Feds to relocate Lac-Mégantic rail yard as part of bypass project
Safety advocates say the project is taking too long to bring to fruition
Following outcry from local residents, the federal government has announced the Lac-Mégantic train bypass project will include moving the rail yard out of town and into an industrial park.
The relocation is part of the project that, slated for completion in 2022, will move the trains away from Nantes and Frontenac so as to avoid the steep slope that caused the 2013 rail disaster, Transportation Minister Marc Garneau said in a statement.
The bypass project was first announced in May 2018, but the initial plan excluded the construction of a new rail yard and sorting station.
Residents in the area spoke out against the original plans, demanding more be done to protect residents.
Transport Canada met with the mayors of the municipalities concerned, launched a feasibility study this summer and revised the plan.
The project will improve safety and reduce the noise generated by the trains in Nantes and Frontenac, the statement said.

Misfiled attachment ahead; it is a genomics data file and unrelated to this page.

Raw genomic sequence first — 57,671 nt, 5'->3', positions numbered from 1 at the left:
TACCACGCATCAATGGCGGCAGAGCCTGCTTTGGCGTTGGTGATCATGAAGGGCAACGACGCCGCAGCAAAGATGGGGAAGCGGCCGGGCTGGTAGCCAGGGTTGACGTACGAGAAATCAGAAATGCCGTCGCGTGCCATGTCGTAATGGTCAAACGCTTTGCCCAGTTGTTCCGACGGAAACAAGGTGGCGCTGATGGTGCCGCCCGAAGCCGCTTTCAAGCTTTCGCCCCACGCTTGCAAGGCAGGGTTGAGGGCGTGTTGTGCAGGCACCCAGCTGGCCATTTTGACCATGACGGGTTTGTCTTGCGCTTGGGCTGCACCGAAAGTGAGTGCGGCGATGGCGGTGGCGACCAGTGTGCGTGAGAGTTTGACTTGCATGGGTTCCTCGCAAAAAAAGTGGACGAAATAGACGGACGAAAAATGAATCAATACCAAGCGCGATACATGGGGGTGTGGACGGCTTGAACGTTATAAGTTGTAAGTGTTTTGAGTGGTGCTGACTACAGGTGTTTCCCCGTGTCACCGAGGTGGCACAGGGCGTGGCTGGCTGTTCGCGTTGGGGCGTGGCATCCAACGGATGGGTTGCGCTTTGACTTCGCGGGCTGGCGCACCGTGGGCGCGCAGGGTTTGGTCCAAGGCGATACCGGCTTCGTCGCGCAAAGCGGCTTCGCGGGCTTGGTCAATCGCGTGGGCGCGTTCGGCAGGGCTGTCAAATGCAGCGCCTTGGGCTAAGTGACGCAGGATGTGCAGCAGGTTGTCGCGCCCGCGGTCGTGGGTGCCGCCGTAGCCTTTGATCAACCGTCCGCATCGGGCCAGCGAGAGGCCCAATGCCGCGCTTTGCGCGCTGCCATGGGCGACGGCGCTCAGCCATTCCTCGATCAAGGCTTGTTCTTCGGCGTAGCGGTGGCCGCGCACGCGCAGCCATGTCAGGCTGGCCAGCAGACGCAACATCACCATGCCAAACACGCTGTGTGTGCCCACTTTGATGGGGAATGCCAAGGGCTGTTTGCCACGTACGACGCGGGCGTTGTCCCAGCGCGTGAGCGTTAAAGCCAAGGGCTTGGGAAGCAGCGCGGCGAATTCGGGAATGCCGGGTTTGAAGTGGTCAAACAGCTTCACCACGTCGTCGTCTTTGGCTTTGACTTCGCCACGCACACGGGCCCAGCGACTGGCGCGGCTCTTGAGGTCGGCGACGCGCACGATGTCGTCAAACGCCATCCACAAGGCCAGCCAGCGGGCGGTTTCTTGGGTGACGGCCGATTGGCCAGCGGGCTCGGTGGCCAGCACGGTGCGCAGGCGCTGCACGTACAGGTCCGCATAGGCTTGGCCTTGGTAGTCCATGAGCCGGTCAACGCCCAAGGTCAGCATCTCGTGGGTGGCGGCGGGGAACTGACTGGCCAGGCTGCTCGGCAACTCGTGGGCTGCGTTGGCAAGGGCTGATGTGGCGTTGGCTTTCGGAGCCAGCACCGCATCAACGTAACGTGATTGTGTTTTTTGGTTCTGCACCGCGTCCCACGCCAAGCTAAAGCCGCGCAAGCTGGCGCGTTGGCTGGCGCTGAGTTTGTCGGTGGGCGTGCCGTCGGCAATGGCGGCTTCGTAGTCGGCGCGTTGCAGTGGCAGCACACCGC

Garneau said the government "will continue to work with municipalities and citizens to carry out this important social-reconstruction project."
All work must begin in 2020. The necessary facilities will be funded 60 per cent by the federal government and 40 per cent by provincial.
To build the 12.8-kilometre bypass, the federal and provincial governments is spending more than $130 million.
More than 6 years late, advocate says
Robert Bellefleur, spokesperson for a local rail safety group, said "this should have been the first measure implemented six and a half years ago."
With the federal election fast approaching, he said the announcement appears to be an attempt by the Liberals to keep the vote in the party's favour.
"I find it unfortunate, once again, that we are delaying decisions to take advantage of the election period, to announce projects that should normally have been put forward much earlier," he told Radio-Canada.
"The Lac-Mégantic tragedy happened in 2013. We are in 2019 and we still do not feel safe here."
With files from Radio-Canada